Posts Tagged ‘setup’


How the Solar Power System is Setup

OK, so you’ve buttoned up your house and it is as energy efficient as is practical and are now familiar with some of the hardware.  The next step is to decide what configuration you’ll choose for setting it all up.  There’s almost an infinite number of ways to accomplish your objective.  For the purpose of brevity, I’m going to go into just three potential solar power system setups…simple on-grid without battery backup, on grid with battery backup, and hybrid wind & solar on grid.  (I didn’t include off-grid because it is basically the same as on-grid w/ battery, just not connected to the utility company.)  I’ve included some simple wiring diagrams and videos for reference.  Later I will include a post with useful links for finding additional information and DIY solar power kits that are easy to install.

Please keep in mind that each of these can be done in different ways, and with different equipment than I show below but, they should give you enough information to get your gears turning.

Simple On Grid System:  This is the type of setup that you would use if you want to power your homes appliances and potentially sell power back to the utility company (if you make more energy than you use).  You can either save or make money with this type configuration.  Also know that there will be no batteries involved and the system will NOT provide emergency backup power regardless of it’s size!  It is technically possible to do but against regulation / law / code pretty much everywhere in the US.  I think this is do to safety concerns with ‘islanding‘ but, don’t quote me on that.  Anyway, this is a simpler and cheaper setup compared to the others.  You can also scale it up easily over time by adding more solar panels.


Below is a video discussing some specifics regarding a simple grid tied inverter.  He explains about running straight through to the utility and skipping the battery bank.

On Grid with Battery Backup:  This system can do what the one above does in addition to providing power during a power outage.  It differs in the fact that partial shade on your panels can keep all of your panels from producing power if wired in a series.  It’s more expensive but much more versatile.


The two videos below demonstrate good grid tied solar power systems with battery backup.  If you open the second video in a new window, below it (click more on description) he lists links to all of the individual parts.

Wind Turbine & Solar Grid Tied with Battery Backup:  This type of system can provide power when the sun isn’t shining.  It can also make electricity when there is no wind.  It costs more but is very reliable and will pay for itself over time.


Next, will be useful resources for each of these steps and links to do it yourself solar electric power kits.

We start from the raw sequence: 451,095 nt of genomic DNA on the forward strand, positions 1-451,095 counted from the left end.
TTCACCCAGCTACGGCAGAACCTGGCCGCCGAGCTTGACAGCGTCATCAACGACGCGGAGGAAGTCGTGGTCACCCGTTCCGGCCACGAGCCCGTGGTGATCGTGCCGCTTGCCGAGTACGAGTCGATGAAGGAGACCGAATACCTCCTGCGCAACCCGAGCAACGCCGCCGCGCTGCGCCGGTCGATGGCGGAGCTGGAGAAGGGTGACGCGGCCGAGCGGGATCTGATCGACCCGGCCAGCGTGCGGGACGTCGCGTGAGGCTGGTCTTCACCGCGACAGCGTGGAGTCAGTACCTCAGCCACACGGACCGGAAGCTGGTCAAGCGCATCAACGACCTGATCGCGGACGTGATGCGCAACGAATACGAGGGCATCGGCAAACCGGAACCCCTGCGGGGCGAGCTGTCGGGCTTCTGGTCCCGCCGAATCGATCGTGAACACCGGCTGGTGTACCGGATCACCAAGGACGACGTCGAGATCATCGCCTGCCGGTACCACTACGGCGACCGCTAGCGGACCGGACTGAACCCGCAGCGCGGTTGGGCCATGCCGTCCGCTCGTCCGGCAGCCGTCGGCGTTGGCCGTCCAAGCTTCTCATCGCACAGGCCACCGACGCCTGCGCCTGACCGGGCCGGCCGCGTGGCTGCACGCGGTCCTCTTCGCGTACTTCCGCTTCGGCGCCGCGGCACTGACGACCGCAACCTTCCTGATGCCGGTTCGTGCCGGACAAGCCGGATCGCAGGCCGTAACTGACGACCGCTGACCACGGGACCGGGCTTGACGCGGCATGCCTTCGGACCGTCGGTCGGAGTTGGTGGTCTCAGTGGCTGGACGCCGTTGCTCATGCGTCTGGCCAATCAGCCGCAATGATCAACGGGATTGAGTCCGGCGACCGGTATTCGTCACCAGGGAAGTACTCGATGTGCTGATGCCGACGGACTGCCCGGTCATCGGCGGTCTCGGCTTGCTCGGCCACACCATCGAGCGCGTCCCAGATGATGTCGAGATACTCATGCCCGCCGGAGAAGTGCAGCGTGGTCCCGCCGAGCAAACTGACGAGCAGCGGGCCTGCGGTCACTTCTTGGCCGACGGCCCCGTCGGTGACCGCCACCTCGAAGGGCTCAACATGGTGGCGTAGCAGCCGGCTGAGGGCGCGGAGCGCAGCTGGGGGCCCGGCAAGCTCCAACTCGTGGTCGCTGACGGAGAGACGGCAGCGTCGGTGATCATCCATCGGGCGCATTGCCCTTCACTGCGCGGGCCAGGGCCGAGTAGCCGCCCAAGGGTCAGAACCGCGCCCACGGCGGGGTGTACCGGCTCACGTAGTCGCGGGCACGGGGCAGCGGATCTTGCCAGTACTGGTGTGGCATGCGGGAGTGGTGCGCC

Determine your solar energy goals.


You’ll need to decide what you want your solar power system to accomplish.  There can be 4 primary objectives. (at least in my head)

  1. Emergency Backup Power – [can be tied into the grid or stand-alone]  Having emergency backup power in the event of a natural disaster, or otherwise, is a good idea.  It can prevent the food from spoiling in your refrigerator – freezer, power emergency radios / cellphones and make life a whole lot more tolerable in general.  This can be tied into the power company or be separate, providing energy only to your home.  This option will require an investment in batteries and will cost more that a standard grid-tied system which doesn’t supply backup power.  This type of system can also be used for option number two.  When the batteries are charged, power produced from the solar panels can flow to household devices saving money on utility bills.  (or sent to the utility co.)  This type of system can become very complex.
  2. Reducing Your Utility Bills – [grid-tied]  Home utility bills are a pain in the wallet and will only continue to rise in the future.  You can reduce a portion or all of your bill by supplying energy for household devices when the sun is shining.  Any power not used is routed to the utility company any can be used after the sun goes down.  This setup is cheaper than option one due to the lack of batteries.  It is also scale-able  meaning that you can start with a small system and add components later to increase power production.
  3. Making Money (Long Term) – [grid-tied]  Although setting up a solar power system can be expensive upfront, they will pay for themselves & even make you money over time.  I can’t think of too many things sweeter than having the power company writing ME checks every month.  With this option you’ll want to have a larger setup and produce more power than you use.
  4. Living Completely Off-Grid – If the place you want to power is way out in the boondocks, you may not have any other choice but to look at alternative energy sources for electricity.  (if you’re into using electricity powered devices, that is)  This type of setup would likely contain a hybrid system containing things like DC powered appliances, large solar arrays and potentially a wind generator.

If you are not sure about how solar powering a home works, here is a short video explaining the basics…

Deciding which one, or combination you are interested in will determine the components and some of the setup required.  In the next post I’ll explore options that may or may not be available to you regarding installation (law) and ways to save money on your purchases.